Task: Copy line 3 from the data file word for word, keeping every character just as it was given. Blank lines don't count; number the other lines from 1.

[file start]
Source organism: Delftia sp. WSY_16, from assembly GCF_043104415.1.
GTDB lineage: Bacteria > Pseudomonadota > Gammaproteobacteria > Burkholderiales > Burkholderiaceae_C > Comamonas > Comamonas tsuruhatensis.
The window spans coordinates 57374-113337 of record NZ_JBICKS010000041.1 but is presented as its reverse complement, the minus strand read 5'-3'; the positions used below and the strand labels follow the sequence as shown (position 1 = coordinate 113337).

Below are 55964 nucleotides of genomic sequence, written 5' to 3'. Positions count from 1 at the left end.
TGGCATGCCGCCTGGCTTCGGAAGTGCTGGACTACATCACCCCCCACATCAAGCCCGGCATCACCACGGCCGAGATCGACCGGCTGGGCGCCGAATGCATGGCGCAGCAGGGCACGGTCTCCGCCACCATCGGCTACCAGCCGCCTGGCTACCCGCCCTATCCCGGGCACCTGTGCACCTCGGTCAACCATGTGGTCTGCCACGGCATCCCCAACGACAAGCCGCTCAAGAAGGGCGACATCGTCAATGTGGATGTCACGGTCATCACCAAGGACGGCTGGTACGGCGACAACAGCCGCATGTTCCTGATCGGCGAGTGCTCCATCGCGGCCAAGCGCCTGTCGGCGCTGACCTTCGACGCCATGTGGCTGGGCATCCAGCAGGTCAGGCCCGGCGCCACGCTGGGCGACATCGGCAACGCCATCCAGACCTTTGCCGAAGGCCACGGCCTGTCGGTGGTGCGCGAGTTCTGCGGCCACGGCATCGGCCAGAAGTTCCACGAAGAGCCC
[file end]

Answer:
The window spans coordinates 57374-113337 of record NZ_JBICKS010000041.1 but is presented as its reverse complement, the minus strand read 5'-3'; the positions used below and the strand labels follow the sequence as shown (position 1 = coordinate 113337).